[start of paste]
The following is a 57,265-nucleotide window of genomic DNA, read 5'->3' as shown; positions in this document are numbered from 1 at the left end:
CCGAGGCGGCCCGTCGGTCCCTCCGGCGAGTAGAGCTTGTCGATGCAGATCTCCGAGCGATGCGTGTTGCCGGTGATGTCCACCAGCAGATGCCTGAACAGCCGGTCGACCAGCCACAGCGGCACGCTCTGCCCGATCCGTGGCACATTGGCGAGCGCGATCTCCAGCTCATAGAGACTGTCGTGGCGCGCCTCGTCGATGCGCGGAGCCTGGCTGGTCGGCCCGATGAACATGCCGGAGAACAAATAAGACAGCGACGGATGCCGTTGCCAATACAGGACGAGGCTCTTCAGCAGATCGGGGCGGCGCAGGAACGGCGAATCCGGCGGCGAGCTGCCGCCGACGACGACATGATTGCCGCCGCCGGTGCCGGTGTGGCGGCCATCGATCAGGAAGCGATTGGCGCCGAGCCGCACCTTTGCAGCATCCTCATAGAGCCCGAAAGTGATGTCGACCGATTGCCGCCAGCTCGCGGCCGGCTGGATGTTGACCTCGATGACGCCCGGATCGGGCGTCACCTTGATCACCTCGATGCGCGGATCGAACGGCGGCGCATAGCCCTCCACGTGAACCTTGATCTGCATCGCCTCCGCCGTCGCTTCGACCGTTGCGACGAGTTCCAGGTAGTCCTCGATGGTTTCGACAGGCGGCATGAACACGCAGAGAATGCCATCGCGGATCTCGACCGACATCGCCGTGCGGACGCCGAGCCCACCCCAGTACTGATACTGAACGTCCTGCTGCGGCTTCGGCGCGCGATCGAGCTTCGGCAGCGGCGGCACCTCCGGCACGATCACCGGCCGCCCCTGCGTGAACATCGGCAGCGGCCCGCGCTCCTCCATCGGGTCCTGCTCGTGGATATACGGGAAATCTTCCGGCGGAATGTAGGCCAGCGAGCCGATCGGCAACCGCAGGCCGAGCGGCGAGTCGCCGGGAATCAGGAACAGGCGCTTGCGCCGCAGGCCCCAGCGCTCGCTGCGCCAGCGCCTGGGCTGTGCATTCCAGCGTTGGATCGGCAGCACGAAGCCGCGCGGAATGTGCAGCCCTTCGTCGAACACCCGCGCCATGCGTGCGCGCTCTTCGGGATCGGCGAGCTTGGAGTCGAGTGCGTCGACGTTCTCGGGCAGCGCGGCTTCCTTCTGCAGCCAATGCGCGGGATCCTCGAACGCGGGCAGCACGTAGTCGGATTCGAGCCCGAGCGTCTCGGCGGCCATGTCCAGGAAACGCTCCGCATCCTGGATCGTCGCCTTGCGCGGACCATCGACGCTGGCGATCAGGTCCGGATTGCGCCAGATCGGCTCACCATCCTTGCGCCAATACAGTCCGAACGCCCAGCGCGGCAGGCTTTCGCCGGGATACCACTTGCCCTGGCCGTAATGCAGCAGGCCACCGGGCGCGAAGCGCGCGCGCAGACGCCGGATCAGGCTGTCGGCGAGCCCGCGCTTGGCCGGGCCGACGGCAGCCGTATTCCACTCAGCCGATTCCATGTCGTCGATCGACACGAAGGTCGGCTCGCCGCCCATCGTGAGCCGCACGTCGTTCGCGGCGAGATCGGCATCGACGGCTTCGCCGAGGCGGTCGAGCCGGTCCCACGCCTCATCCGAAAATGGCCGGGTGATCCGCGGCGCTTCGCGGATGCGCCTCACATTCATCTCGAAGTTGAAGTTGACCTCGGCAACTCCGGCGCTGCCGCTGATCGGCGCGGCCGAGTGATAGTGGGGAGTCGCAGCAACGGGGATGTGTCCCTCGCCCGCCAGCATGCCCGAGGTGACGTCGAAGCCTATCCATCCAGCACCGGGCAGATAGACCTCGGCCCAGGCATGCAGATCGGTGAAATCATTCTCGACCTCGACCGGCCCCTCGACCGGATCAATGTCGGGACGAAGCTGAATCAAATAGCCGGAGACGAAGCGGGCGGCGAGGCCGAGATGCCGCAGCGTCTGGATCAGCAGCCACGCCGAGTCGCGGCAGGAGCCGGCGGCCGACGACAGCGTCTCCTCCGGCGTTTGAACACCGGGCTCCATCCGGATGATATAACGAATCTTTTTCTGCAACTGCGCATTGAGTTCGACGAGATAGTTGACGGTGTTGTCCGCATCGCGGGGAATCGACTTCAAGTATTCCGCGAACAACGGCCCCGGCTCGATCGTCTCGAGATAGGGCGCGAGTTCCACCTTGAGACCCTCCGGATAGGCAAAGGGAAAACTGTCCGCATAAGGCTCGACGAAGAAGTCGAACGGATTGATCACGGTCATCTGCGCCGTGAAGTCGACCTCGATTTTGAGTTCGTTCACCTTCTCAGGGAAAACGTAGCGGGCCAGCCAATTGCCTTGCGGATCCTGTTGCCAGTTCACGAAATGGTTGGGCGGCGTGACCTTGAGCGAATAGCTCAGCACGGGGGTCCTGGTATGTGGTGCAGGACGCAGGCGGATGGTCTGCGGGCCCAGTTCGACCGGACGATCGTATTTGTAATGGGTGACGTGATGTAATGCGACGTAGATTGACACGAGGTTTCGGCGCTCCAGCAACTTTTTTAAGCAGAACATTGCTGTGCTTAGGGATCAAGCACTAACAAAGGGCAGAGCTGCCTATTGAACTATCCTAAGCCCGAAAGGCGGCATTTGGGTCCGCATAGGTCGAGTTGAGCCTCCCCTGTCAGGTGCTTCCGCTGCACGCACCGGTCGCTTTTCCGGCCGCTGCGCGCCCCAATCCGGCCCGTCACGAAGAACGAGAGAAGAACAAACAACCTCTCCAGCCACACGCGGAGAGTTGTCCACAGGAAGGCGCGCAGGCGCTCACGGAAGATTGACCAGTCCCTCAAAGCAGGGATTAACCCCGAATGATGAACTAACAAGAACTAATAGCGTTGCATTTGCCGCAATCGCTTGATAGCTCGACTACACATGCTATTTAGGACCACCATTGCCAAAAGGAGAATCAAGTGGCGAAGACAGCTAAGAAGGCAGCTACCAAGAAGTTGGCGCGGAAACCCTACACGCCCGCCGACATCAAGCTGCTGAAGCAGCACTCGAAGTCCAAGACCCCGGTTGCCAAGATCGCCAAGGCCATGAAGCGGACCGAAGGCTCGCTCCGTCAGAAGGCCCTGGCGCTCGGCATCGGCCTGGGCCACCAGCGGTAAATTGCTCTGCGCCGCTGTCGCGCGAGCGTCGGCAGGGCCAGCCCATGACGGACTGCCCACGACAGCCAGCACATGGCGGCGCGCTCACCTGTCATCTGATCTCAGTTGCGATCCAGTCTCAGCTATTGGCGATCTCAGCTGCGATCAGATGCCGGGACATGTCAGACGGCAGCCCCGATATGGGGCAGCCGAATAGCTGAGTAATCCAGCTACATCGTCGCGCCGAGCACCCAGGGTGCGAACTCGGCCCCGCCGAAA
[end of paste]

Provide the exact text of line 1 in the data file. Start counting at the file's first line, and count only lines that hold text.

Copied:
The following is a 57,265-nucleotide window of genomic DNA, read 5'->3' as shown; positions in this document are numbered from 1 at the left end: